Do nasogastric tubes affect aspiration risk?

A nasogastric tube (NGT) is frequently used for patients who are at risk of endotracheal aspiration of oral diet. However, this cannot eliminate the aspiration of saliva. The incidence of aspiration pneumonia in patients with NGT therefore remains high. Some...

Can laryngeal sensitivity testing predict aspiration and pneumonia in dysphagic patients?

The laryngeal adductor reflex (LAR) is characterised by brief vocal cord closure in response to laryngeal stimulation. It is important in swallowing physiology as it represents a mechanism for airway protection. The authors of this study examined whether the absence...

Should patients with dysphagia be allowed water freely?

Patients with dysphagia often experience dehydration as a consequence of “nil by mouth” or having to consume thickened fluids due to aspiration of thin fluids. However, not all incidents of aspiration develop into an infection. Factors that contribute to aspiration...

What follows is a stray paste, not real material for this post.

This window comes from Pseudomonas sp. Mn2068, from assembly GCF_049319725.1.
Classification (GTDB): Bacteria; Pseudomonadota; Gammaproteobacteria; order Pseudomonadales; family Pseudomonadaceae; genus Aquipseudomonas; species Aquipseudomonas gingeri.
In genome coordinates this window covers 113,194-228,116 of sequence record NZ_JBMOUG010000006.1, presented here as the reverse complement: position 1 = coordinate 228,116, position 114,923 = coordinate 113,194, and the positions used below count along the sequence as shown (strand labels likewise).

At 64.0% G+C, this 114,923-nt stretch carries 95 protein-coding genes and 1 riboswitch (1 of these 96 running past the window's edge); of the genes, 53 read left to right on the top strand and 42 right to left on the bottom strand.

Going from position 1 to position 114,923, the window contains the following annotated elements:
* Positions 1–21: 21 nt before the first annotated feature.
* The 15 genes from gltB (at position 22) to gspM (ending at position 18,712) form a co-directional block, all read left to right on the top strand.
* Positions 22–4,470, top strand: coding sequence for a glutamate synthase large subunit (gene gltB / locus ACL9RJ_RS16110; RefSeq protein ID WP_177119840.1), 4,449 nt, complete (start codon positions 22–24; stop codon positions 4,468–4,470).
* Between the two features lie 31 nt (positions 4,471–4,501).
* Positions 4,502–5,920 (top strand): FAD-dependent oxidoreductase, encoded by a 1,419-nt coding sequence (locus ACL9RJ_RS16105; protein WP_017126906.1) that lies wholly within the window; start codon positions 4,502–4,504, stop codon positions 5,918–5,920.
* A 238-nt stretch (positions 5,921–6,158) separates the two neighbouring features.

Long-term swallowing function in bilateral vocal cord immobility

Vocal cord immobility is the second most common abnormality of the larynx in the paediatric population. The team from New York aimed to characterise the long-term swallowing function in a cohort of patients with bilateral vocal cord immobility over a...

The right kit matters… How important is video recording in FEES?

As a portable alternative to videofluoroscopy, fibreoptic endoscopic evaluation of swallowing (FEES) is often carried out at the patient’s bedside. The authors of this paper have chosen to examine the reliability of the penetration-aspiration ratings (Rosenbek scale) of FEES examinations...